Diddy, Jay-Z, Susan Sarandon Rally Against New York Drug Laws

State's mandatory sentences are harsh and unfair, they say.

NEW YORK — Russell Simmons and friends such as Susan Sarandon, P. Diddy, Jay-Z, Mariah Carey, Fat Joe, Tim Robbins, Dead Prez and Dame Dash made their voices heard Wednesday (June 4) at City Hall, where they rallied against New York state’s strict drug sentencing laws.

“When I was younger, I would see kids get caught with an ounce [of narcotics] and do 10, 15 years,” Dash said. “I never understood that. I don’t think they deserve 10, 15 years. There’s a lot of other things that need to be addressed at that time to make the person a better individual and make them evolve as a better human being, rather than come out [of jail] bitter.”

“The laws aren’t fair,” said Jay-Z as he made his way to the stage. (Click here for photos from the rally. ) “I personally know a lot of people that’s locked up unjustly and unfairly. [The MCs] have got the streets, so we gotta come out here and show our support, our strong voice.”

Diddy said rappers should pay especially close attention to the state’s Rockefeller drug laws — enacted in 1973 when Nelson Rockefeller was governor — because of the enormous impact they’ve had on the hip-hop community.

“This law has affected hip-hop, our families, our friends, our future,” Diddy said backstage. “Ninety-six percent of the people incarcerated by this law are minorities. It’s one of the most unjust laws in history.

“The money it cost to incarcerate these people and keep them housed in jail can be used for our kids to get educated,” he added. “We’re using all this money to lock up people who are nonviolent criminals, who basically made a f—ed up mistake. Everybody deserves a second chance. You don’t get a second chance with the Rockefeller drug law. You get sentenced and there ain’t no turning back.”

The effects of the Rockefeller laws also have an impact on the rest of society, actor Tim Robbins said. He surmised that putting nonviolent criminals in jail with violent criminals only makes them worse when they are eventually released.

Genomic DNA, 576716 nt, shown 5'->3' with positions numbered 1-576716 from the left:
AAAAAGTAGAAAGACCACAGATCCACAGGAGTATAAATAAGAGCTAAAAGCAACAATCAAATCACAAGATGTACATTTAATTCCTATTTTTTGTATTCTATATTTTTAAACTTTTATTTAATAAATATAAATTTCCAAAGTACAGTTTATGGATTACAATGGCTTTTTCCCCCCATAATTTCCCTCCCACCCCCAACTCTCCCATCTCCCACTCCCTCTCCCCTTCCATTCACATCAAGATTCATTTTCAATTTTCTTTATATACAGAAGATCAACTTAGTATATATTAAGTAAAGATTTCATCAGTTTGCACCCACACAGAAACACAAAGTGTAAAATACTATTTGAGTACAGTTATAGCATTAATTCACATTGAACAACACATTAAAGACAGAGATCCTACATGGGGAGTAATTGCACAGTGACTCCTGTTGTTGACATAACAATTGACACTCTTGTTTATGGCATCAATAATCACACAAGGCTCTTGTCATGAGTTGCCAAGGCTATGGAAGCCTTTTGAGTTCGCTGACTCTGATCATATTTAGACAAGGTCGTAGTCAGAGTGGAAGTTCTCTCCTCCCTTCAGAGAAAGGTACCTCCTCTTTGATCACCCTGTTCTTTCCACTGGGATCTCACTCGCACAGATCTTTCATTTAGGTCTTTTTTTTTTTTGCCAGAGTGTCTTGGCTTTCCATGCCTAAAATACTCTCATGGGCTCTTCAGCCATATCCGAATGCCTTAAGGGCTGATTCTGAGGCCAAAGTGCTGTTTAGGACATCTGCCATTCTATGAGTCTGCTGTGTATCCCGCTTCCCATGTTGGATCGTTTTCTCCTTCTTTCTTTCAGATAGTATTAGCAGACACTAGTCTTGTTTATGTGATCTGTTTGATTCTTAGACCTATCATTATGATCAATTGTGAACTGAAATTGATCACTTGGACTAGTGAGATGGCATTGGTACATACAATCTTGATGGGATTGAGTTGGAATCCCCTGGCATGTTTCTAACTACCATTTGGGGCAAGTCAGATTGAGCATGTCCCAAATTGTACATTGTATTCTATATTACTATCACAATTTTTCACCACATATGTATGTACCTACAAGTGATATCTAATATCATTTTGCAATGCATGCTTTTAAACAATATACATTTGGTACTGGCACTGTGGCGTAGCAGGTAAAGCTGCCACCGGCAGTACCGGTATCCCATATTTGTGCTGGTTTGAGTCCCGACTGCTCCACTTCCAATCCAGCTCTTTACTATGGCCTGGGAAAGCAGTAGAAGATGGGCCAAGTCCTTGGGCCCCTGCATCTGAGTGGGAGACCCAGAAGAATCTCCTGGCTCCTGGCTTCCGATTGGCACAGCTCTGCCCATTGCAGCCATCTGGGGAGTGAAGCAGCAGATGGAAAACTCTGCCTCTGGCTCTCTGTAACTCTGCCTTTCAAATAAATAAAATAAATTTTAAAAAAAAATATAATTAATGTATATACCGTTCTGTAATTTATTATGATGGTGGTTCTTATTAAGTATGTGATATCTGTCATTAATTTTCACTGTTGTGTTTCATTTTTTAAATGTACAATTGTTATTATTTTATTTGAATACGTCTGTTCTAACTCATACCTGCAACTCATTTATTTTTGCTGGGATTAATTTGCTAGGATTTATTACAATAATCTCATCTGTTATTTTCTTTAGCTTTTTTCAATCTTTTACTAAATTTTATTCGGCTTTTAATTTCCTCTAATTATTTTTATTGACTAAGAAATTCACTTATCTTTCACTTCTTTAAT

“You gotta keep putting the pressure on,” he said. “This is about removing Draconian drug laws that are targeting [people] in a racial way.”

Robbins’ mate, Sarandon, wanted to clarify that Simmons and company were not saying it’s OK to be caught with narcotics, but rather that fairer sentences are needed.

“Judges should have the autonomy to make decisions,” she said. “It’s a glitch that’s existed for years and needs to be dropped so that we can save whole generations. The problem with trying to change this kind of policy is that the politicians don’t want to be perceived as being soft on drugs. We have to give them the facts so they can do something more constructive. But most people know it’s not working, it’s just the people [the laws] effect are voiceless people. We have to change that.”

The rally’s leading voice said he was pleased with the strong turnout, but that he did not consider it a victory.

“There’s no success until the drug laws are repealed,” said Simmons. “The governor has made verbal proposals we think are worth fighting for. When we see it in the form of a bill we’ll see it’s serious. It’s been dialogue for 30 years. We need more than dialogue, we need action. With the people’s support, the politicians can get work done.”

Simmons, who a few weeks ago gave New York’s governor until Wednesday to repeal the laws, said Gov. George Pataki has three more weeks until he and his coalition take more action.